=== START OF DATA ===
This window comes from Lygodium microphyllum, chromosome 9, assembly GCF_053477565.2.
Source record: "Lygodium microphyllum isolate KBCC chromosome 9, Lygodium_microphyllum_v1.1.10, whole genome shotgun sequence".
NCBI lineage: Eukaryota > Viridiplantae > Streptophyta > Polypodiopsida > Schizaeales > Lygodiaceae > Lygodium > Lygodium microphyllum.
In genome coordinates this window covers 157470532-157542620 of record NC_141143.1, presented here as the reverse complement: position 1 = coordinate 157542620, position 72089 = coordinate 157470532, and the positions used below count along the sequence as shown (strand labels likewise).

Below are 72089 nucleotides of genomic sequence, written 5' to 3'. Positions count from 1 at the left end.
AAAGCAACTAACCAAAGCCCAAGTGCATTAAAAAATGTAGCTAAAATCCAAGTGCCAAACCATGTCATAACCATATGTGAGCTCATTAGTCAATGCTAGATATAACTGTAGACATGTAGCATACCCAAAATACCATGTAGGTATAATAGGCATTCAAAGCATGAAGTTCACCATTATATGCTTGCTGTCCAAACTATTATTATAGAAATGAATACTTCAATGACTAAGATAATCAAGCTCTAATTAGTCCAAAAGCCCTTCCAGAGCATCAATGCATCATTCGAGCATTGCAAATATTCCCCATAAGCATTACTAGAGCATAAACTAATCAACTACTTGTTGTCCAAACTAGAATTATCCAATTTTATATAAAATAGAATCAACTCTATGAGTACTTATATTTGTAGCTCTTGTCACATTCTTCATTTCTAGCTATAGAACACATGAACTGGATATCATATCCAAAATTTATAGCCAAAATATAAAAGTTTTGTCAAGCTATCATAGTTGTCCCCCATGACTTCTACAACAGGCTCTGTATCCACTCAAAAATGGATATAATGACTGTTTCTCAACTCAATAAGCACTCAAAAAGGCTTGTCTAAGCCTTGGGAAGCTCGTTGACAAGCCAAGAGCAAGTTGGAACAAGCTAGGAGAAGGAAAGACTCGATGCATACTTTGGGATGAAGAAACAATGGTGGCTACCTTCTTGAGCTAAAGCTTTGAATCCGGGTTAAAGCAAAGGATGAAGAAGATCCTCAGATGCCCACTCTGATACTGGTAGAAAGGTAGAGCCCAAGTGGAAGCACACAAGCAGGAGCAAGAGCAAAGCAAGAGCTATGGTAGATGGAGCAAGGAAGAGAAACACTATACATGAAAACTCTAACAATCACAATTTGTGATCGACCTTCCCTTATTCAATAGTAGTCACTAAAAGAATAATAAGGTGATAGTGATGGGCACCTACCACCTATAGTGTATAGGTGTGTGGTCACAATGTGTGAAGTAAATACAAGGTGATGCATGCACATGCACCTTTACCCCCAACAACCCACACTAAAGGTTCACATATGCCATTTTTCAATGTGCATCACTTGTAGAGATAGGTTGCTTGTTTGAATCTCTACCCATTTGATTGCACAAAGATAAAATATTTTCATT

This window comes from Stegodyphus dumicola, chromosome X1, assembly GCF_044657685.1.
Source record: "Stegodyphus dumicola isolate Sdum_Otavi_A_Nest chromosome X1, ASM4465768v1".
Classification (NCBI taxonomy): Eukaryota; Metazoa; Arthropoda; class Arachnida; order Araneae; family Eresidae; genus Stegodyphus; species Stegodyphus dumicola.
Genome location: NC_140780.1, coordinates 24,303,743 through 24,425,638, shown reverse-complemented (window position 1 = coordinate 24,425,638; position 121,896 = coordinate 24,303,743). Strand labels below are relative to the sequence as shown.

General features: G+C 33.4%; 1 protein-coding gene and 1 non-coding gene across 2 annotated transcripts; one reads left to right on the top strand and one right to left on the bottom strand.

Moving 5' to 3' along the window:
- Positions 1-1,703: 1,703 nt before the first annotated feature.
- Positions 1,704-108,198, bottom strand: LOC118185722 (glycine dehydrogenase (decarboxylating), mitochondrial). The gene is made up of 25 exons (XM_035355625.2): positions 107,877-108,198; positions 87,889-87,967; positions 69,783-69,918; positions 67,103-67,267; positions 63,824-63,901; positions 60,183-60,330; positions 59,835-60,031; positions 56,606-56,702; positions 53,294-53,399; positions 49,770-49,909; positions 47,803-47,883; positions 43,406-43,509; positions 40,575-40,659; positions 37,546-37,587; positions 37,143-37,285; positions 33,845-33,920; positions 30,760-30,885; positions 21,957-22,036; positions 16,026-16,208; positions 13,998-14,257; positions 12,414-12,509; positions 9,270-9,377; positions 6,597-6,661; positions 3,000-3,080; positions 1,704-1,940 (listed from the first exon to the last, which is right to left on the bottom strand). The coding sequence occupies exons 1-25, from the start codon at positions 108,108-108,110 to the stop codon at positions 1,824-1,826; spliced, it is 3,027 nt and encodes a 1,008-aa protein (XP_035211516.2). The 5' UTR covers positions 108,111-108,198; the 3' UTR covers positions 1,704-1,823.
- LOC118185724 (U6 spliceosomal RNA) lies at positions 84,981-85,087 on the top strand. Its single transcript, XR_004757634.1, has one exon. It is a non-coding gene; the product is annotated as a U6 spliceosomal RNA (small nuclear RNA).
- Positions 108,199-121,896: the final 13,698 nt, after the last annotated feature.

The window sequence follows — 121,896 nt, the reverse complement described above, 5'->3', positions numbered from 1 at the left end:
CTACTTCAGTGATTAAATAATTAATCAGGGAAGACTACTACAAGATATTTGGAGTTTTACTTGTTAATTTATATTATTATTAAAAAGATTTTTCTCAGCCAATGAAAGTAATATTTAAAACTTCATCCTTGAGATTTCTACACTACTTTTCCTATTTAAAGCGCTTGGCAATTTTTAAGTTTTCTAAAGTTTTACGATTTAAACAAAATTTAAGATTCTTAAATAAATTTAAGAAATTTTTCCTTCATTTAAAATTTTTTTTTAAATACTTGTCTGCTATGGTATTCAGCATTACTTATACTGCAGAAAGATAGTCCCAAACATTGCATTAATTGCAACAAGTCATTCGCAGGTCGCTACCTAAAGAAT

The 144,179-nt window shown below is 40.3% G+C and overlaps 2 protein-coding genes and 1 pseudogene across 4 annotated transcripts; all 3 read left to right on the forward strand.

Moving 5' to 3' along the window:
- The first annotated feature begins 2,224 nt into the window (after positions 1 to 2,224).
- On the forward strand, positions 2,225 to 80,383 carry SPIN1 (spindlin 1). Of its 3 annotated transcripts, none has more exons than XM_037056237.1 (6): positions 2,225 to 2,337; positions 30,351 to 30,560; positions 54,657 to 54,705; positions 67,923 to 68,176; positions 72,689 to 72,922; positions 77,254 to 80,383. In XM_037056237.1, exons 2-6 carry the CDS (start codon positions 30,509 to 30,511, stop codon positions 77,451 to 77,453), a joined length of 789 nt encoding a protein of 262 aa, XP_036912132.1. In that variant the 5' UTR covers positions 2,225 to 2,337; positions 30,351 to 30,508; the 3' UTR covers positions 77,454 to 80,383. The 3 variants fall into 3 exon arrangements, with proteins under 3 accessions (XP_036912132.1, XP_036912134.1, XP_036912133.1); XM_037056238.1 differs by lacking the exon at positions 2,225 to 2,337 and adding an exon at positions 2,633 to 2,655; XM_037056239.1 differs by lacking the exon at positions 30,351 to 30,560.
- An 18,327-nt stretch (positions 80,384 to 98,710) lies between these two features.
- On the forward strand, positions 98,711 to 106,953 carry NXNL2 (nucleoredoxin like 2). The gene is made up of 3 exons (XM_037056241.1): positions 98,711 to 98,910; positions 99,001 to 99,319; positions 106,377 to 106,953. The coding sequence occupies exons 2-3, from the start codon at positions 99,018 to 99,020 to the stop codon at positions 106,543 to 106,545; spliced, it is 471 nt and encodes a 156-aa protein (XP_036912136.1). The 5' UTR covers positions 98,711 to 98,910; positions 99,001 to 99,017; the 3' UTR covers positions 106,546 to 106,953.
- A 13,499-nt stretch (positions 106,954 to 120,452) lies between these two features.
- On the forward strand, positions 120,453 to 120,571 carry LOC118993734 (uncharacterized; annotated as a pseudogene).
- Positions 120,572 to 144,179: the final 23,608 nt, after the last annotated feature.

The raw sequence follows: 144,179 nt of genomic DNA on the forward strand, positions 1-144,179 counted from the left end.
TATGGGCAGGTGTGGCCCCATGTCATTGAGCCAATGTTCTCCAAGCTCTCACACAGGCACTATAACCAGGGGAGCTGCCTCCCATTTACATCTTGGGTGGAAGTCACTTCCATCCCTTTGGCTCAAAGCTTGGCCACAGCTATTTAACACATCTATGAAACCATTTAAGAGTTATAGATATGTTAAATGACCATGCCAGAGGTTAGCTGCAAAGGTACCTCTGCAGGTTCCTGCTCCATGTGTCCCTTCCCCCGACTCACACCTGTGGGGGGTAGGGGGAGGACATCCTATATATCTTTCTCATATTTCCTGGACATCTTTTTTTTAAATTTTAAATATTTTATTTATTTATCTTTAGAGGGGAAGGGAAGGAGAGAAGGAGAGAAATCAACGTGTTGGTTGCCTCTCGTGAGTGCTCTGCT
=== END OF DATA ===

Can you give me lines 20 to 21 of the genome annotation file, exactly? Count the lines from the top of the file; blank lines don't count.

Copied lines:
Moving 5' to 3' along the window:
- The first annotated feature begins 2,224 nt into the window (after positions 1 to 2,224).